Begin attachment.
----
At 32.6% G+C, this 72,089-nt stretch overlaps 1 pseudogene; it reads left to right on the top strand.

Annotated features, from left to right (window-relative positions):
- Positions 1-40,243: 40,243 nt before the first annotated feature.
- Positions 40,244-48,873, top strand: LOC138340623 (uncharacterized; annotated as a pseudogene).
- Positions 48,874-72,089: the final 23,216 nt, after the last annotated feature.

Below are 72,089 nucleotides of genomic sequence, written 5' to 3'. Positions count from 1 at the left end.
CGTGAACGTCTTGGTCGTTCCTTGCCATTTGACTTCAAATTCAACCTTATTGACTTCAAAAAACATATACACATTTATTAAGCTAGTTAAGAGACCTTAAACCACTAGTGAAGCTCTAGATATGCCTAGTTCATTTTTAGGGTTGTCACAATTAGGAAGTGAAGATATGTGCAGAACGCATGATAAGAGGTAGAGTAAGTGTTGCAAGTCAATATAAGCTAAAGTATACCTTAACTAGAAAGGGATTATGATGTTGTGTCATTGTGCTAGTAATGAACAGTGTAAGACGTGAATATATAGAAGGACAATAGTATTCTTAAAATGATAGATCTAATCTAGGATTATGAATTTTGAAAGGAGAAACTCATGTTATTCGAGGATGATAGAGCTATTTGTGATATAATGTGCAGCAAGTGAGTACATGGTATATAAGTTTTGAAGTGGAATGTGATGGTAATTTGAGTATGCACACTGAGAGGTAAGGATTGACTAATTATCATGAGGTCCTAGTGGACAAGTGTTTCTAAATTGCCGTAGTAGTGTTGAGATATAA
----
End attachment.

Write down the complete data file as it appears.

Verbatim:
At 32.6% G+C, this 72,089-nt stretch overlaps 1 pseudogene; it reads left to right on the top strand.

Annotated features, from left to right (window-relative positions):
- Positions 1-40,243: 40,243 nt before the first annotated feature.
- Positions 40,244-48,873, top strand: LOC138340623 (uncharacterized; annotated as a pseudogene).
- Positions 48,874-72,089: the final 23,216 nt, after the last annotated feature.

Below are 72,089 nucleotides of genomic sequence, written 5' to 3'. Positions count from 1 at the left end.
CGTGAACGTCTTGGTCGTTCCTTGCCATTTGACTTCAAATTCAACCTTATTGACTTCAAAAAACATATACACATTTATTAAGCTAGTTAAGAGACCTTAAACCACTAGTGAAGCTCTAGATATGCCTAGTTCATTTTTAGGGTTGTCACAATTAGGAAGTGAAGATATGTGCAGAACGCATGATAAGAGGTAGAGTAAGTGTTGCAAGTCAATATAAGCTAAAGTATACCTTAACTAGAAAGGGATTATGATGTTGTGTCATTGTGCTAGTAATGAACAGTGTAAGACGTGAATATATAGAAGGACAATAGTATTCTTAAAATGATAGATCTAATCTAGGATTATGAATTTTGAAAGGAGAAACTCATGTTATTCGAGGATGATAGAGCTATTTGTGATATAATGTGCAGCAAGTGAGTACATGGTATATAAGTTTTGAAGTGGAATGTGATGGTAATTTGAGTATGCACACTGAGAGGTAAGGATTGACTAATTATCATGAGGTCCTAGTGGACAAGTGTTTCTAAATTGCCGTAGTAGTGTTGAGATATAA